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To deal with a varying number of output labels per image, we develop a predictive model in the space of fixed-sized convolutional features of the Mask R-convolutional neural network instance segmentation model

Predicting Future Instance Segmentations by Forecasting Convolutional Features.

ECCV, (2018): 593-608

Cited by: 51|Views157


Anticipating future events is an important prerequisite towards intelligent behavior. Video forecasting has been studied as a proxy task towards this goal. Recent work has shown that to predict semantic segmentation of future frames, forecasting at the semantic level is more effective than forecasting RGB frames and then segmenting these....More



  • The ability to anticipate future events is a key factor towards developing intelligent behavior [2].
  • Predictive models have important applications in decision-making contexts, such as autonomous driving, where rapid control decisions can be of vital importance [7,8]
  • In such contexts, the goal is not to predict the raw RGB values of future video frames, but to make predictions about future video frames at a semantically meaningful level, e.g. in terms of presence and location of object categories in a scene.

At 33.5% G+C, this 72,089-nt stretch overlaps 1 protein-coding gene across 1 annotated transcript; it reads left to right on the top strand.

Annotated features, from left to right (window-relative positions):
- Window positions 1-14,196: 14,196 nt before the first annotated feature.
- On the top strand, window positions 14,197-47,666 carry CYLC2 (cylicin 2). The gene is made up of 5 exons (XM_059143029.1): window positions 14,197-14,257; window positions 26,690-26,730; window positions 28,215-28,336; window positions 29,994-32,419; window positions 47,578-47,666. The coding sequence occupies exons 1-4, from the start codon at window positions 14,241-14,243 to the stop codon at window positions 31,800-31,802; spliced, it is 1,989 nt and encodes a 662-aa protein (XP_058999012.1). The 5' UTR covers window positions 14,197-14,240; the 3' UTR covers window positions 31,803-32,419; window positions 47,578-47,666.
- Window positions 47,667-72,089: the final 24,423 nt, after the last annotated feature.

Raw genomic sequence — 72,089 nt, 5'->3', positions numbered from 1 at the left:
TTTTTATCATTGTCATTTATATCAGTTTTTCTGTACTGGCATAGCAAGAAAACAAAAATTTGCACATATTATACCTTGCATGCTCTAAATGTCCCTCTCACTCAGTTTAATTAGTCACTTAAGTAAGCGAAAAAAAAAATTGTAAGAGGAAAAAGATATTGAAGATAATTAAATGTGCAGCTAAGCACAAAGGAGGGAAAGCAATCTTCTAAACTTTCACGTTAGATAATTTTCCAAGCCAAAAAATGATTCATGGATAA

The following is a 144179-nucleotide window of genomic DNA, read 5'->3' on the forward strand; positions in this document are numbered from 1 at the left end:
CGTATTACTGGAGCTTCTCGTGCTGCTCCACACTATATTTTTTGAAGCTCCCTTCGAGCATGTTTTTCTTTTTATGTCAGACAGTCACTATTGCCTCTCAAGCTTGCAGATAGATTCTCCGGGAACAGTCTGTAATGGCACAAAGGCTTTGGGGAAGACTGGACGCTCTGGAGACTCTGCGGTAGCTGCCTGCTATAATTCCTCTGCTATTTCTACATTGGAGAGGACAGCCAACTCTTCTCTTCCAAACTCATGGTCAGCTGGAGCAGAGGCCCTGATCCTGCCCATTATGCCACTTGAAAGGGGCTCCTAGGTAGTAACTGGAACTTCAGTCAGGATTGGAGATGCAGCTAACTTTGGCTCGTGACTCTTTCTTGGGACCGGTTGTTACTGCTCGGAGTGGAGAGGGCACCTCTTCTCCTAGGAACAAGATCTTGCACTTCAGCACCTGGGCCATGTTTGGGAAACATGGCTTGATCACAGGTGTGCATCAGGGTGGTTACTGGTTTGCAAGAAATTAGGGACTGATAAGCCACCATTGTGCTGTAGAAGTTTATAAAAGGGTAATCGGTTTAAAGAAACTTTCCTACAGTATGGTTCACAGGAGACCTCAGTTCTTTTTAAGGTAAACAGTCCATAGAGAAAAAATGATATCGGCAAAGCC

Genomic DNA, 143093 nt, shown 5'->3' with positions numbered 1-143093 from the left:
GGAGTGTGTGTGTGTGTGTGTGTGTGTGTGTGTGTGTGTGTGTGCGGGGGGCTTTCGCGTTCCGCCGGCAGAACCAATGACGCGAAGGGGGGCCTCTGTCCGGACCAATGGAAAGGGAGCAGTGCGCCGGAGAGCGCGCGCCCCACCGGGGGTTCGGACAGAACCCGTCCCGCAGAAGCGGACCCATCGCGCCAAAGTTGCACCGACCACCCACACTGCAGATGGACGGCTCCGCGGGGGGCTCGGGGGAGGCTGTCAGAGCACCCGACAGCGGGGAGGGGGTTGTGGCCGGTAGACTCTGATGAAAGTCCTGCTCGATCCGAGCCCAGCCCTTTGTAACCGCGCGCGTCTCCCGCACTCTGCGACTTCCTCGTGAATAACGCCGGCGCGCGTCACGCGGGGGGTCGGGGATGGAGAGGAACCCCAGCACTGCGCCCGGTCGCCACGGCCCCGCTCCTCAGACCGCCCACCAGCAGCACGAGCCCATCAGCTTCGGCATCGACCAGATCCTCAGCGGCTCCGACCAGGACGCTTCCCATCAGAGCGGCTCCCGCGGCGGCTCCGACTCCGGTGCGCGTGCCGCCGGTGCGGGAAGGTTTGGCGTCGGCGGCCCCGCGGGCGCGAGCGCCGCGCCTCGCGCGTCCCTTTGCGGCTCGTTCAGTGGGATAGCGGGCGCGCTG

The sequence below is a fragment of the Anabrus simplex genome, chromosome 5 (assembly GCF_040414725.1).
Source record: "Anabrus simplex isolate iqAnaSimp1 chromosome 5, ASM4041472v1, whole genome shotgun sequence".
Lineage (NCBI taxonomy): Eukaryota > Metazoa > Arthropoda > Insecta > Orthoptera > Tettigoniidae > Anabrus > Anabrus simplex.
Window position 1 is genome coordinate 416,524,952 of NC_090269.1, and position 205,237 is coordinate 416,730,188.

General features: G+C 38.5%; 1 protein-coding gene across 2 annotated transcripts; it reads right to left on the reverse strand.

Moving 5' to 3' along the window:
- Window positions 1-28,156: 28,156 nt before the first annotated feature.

• Luc et al . [1] recently showed that for prediction of
  • The ability to anticipate future events is a key factor towards developing intelligent behavior [2]
  • Video prediction has been studied as a proxy task towards pursuing this ability, which can capitalize on the huge amount of available unlabeled video to learn visual representations that account for object interactions and interactions between objects and the environment [3]
  • Our work demonstrates the scalability of convolutional neural network (CNN) feature prediction, from 4K-dimensional to 32M-dimensional features, and yields results with a surprising level of accuracy and spatial detail
  • We introduced a new anticipated recognition task: predicting instance segmentation of future video frames
  • We predict the internal “backbone” features which are of fixed dimension, and apply the “detection head” on these features to produce a variable number of predictions
  • Our results show that future instance segmentation can be predicted much better than naively copying the segmentations from the last observed frame, and that our future feature prediction approach significantly outperforms two strong baselines, the first one relying on optical-flow-based warping and the second on repurposing and fine-tuning the Mask R-CNN architecture for the task
  • The authors use the Cityscapes dataset [25] which contains 2,975 train, 500 validation and 1,525 test video sequences of 1.8 second each, recorded from a car driving in urban environments.
  • Ground truth semantic and instance segmentation annotations are available for the 20-th frame of each sequence.
  • The authors employ a Mask R-CNN model pre-trained on the MS-COCO dataset [26] and fine-tune it in an end-to-end fashion on the Cityscapes dataset, using a ResNet-50-FPN backbone.
  • The coarsest FPN level P5 has resolution 32×64, and the finest level P2 has resolution 256×512